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Microsoft Mesh Will Let You Share a Mixed Reality Space with Others
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March 11, 2021 News

Some things just cannot be achieved or seen in the virtual world. People may use video conferencing apps but it is still no match to personal interactions where ideas and creativity can come unexpectedly from spontaneous conversation.

You can watch concerts online but it is still not as engaging or fun compared to real-life – watching the event along with other people as they scream their enjoyment. Quite simply, being physically present can bring different kinds of emotions, connections and even outcomes compared to the digital world, where a lot of nuance is lost.

However, we all know that going back to the way things were before the pandemic may still be a long journey as we face the current situation. People want to connect beyond cameras and virtual chatrooms, and this is just what Microsoft Mesh hopes to deliver.

Built on top of Azure, Mesh is the latest offering from Microsoft that plans to enable presence and shared experiences from anywhere – on any device – through mixed reality applications. It will let people connect to others wherever they are, either in the form of an avatar or a realistic figure of themselves.

This is possible with what Microsoft calls “holoportation”, a mix of hologram and teleportation. As the name suggests, people can teleport to other places using the Mesh service, appearing as a hologram in a shared mixed reality space.

With Mesh, users can also interact with a common object in front of them. This can include a car that lets experts dissect its parts or human anatomy that allows medical students to observe the internal systems of a body through holographic projections. Whether physically present or holoported, colleagues can collaborate on content in real-time.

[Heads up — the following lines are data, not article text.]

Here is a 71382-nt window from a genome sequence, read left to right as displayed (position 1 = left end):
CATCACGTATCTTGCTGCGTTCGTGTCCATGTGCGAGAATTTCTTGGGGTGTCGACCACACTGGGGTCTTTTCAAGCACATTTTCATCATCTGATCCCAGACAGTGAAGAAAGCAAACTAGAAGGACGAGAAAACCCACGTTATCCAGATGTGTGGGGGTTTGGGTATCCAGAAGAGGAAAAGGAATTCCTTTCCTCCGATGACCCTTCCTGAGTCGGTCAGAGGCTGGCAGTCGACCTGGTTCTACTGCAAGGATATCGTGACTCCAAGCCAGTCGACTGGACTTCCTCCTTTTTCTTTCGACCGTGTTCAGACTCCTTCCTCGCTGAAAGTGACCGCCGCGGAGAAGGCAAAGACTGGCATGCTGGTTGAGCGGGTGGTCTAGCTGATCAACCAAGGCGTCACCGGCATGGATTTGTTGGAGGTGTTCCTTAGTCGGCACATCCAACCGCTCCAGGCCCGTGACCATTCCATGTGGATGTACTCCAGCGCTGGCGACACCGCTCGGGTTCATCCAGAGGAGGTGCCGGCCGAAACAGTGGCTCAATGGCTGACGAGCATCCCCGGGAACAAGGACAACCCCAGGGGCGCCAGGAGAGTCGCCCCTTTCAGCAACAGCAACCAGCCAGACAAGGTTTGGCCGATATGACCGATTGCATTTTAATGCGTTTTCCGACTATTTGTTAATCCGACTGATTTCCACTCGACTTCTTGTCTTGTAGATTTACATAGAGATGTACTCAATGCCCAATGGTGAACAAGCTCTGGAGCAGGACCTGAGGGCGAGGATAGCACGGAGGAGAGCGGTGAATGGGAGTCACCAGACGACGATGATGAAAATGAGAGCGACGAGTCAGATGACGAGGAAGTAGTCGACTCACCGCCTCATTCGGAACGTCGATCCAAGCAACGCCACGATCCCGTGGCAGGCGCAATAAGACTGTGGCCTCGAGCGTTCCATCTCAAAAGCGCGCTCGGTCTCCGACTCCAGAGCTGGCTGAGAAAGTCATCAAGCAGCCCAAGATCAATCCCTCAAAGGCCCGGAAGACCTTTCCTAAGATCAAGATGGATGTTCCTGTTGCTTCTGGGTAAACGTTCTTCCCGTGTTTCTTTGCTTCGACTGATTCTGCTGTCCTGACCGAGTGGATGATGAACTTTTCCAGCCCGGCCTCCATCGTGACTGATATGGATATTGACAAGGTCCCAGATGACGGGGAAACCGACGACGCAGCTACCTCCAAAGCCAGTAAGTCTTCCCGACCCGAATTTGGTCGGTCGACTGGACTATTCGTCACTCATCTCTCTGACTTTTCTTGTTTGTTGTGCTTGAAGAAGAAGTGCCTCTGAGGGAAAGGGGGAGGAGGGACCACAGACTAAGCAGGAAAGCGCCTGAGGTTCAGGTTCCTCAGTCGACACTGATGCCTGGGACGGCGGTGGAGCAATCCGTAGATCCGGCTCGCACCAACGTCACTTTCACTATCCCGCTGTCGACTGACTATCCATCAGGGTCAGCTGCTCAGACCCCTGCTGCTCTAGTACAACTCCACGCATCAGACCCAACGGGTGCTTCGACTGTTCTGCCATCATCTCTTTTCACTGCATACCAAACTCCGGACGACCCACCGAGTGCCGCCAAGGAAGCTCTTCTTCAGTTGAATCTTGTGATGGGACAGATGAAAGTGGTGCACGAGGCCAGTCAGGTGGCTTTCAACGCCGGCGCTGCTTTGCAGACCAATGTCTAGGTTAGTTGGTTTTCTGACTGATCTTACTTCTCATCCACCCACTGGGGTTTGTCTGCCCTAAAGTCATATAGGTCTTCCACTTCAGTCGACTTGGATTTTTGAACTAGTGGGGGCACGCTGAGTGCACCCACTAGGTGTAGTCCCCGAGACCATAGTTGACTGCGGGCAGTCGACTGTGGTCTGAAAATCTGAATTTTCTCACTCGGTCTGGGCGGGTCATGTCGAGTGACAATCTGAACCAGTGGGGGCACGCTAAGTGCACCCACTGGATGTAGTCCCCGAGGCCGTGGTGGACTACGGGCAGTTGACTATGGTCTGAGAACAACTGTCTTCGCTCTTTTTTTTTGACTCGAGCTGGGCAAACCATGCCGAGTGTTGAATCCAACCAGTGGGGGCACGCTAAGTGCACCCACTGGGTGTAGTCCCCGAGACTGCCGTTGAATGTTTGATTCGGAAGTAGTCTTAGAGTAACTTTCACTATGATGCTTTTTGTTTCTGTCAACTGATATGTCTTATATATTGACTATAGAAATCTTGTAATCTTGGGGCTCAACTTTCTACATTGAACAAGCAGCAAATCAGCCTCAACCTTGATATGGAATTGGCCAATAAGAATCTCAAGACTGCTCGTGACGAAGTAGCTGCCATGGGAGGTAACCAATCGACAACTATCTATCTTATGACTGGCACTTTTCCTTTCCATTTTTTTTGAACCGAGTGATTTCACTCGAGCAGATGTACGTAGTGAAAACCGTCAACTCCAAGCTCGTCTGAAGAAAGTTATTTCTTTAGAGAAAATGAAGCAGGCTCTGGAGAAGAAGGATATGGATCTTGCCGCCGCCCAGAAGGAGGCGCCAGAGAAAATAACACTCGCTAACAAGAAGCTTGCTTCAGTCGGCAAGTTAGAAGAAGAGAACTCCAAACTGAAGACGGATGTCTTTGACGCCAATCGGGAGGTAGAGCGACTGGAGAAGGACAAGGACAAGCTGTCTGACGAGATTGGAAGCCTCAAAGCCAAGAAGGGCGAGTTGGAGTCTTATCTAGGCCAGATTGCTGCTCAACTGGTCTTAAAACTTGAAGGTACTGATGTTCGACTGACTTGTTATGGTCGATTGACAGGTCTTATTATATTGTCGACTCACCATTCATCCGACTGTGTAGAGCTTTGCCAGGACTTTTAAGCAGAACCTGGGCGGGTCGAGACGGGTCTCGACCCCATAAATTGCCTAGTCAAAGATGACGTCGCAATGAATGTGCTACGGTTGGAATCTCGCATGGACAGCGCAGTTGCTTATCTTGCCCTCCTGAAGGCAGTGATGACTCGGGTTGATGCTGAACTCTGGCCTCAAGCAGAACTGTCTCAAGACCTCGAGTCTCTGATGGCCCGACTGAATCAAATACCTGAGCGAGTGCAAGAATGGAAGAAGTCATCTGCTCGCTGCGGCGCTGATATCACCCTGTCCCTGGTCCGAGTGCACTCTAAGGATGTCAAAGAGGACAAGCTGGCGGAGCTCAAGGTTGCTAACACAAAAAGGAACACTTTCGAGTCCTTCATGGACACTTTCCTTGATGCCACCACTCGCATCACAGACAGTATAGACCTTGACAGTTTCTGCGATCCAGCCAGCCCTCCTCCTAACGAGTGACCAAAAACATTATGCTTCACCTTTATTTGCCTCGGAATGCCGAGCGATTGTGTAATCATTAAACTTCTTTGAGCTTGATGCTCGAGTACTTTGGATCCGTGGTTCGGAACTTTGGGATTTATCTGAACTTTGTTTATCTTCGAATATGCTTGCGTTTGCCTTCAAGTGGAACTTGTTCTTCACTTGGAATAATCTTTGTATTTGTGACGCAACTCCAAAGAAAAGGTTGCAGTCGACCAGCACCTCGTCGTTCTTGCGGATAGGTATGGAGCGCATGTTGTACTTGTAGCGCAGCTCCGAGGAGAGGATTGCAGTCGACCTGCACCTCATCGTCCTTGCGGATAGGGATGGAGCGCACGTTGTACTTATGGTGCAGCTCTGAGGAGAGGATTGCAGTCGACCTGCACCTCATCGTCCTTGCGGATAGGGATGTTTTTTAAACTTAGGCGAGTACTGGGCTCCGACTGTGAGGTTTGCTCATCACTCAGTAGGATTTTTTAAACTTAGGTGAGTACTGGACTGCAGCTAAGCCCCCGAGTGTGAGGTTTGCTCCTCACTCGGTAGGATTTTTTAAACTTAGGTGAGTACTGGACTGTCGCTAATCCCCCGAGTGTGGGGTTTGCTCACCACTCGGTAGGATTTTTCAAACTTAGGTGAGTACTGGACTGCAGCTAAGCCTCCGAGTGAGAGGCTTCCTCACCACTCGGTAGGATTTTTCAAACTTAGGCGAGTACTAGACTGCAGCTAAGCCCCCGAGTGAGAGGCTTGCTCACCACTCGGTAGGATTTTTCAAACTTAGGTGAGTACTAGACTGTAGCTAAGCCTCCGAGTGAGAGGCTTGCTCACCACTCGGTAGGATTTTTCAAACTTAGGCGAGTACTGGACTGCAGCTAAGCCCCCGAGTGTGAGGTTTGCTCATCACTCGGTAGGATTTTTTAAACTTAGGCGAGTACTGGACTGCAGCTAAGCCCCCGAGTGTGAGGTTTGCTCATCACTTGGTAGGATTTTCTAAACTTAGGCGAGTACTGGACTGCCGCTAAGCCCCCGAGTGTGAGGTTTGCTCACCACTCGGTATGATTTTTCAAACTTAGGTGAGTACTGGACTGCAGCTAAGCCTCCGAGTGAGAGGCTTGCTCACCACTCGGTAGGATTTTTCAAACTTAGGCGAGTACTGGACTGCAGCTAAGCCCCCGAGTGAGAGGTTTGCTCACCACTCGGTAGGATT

For example, a team with members from different locations can conduct a meeting through Mesh, allowing them to see teammates that are augmented in the space and plan a project using virtual objects. Microsoft delivers this through a device called HoloLens, a wearable headset device that lets a user see in a mix of AR and VR environment.

Mesh is also compatible with all Windows mixed-reality headsets and the Oculus Quest and Quest 2. Although users cannot see a full rendering of others including their faces yet, Microsoft hopes to realise this in the near future.

In addition, Microsoft is aiming to implement Mesh beyond such special devices, allowing people to join Mesh-enabled meetings on any device, such as laptops, tablets or smartphones.

Mesh is part of the announcement during Microsoft’s online conference, Ignite. The technology was demonstrated in a video by Alex Kipman, Technical Fellow, Microsoft, during the event.

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